Find an interesting news article in Arabic, and take time to read through it. Start by skimming it quickly as a whole, then work your way through it in whatever detail you have time for. Rather than looking up every word you do not understand, locate one or two key words in your initial skim, and look them up. To find good news articles, you can go to Google News, and look for the setting that allows you to change your edition (it is usually by default be set to your country). Change that to “العالم العربي”, and you will find your page full of news. You can then search for specific subjects (you can even search in English and get Arabic results).

5. Watch the News

This is essentially the same as the item above, but rather than read the news you will watch it. Instead of Google News, use YouTube (most news channels post video on YouTube). You could search for “today’s news” (أخبار اليوم) or any topic of your choice.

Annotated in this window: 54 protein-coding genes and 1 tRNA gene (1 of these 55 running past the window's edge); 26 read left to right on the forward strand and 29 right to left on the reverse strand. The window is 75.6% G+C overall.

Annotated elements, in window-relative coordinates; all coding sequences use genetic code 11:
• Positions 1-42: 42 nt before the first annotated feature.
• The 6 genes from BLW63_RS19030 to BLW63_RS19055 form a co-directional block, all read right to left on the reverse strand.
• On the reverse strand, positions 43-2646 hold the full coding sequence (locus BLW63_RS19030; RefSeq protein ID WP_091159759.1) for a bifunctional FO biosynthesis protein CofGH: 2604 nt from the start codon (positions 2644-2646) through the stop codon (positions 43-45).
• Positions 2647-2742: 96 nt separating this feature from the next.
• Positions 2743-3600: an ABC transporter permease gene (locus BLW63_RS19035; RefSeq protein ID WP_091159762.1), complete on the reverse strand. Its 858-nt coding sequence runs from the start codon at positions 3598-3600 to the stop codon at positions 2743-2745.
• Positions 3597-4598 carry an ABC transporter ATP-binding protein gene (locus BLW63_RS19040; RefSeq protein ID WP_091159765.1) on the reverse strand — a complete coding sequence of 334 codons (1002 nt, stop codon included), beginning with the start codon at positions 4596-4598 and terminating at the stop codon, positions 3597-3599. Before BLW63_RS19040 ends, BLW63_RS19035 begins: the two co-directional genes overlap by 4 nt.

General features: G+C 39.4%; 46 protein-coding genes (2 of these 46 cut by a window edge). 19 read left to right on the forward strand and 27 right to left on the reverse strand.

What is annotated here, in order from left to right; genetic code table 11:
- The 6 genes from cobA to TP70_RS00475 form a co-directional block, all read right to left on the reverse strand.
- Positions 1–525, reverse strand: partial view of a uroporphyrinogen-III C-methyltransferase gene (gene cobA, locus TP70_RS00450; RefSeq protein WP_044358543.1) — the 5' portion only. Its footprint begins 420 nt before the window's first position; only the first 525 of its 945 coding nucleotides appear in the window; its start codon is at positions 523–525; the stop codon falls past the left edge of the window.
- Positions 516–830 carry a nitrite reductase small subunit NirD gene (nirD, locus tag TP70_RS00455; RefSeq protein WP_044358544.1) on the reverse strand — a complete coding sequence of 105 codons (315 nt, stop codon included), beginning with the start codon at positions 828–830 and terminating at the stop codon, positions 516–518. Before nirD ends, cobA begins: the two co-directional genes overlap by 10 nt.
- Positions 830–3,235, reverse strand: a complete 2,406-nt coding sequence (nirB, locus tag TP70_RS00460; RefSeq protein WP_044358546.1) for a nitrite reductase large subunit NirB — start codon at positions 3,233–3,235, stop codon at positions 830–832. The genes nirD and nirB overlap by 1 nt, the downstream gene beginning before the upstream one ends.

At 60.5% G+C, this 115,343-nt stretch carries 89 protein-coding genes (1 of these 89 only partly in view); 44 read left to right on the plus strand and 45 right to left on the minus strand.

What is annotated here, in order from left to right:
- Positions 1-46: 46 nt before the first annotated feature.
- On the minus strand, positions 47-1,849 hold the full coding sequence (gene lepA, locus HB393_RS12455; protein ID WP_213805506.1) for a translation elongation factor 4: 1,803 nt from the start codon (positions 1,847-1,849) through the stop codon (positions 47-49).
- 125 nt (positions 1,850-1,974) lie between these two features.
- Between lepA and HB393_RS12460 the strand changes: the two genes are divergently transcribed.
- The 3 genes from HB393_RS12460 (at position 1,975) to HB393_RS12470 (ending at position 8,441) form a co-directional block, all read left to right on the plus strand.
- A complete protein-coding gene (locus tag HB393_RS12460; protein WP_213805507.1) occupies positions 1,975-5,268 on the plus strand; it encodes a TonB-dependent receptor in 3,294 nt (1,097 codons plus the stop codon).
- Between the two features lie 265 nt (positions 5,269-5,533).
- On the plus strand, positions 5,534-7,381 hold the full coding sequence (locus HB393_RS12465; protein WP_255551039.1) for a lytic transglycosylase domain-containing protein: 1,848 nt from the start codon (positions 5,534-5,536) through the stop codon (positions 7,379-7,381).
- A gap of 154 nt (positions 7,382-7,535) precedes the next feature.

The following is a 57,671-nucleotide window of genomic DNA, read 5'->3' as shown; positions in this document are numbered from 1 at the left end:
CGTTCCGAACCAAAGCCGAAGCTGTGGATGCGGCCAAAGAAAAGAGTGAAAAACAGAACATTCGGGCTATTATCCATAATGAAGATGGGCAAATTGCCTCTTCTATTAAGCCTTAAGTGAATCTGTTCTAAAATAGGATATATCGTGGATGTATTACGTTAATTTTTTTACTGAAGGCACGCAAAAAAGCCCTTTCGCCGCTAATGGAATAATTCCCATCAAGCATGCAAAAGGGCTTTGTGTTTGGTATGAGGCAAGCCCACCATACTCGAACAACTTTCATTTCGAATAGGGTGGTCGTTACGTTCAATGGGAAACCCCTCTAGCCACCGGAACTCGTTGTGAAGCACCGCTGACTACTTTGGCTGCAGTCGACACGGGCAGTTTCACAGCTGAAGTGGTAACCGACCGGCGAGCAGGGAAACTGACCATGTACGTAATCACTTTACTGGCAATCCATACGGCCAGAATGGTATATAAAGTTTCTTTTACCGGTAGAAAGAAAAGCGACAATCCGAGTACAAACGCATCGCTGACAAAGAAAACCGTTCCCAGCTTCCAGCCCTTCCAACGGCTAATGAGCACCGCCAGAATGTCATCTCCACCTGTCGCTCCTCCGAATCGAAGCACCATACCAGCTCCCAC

6. Twitter

Go to twitter.com, and type a search term in Arabic into the search field (see notes in item 3 above for how to translate a search term). Remember that twitter has a character limit of 140 characters, so the Arabic you read here is brief and not always grammatically correct. It is real communication by Arabic speakers, done briefly. Choose a number of Arabic tweets to read. Try replying to one in Arabic, or tweet something in Arabic using a hashtag that you find interesting.

7. Reddit

Search for a subject in Arabic on reddit.com, and find a discussion that has lots of replies. Reddit is different from twitter in that it tends to have more in-depth discussions (although it will vary from subject to subject). Activities you could do this this include reading the entire thread (could take a while), translating it, or responding to it.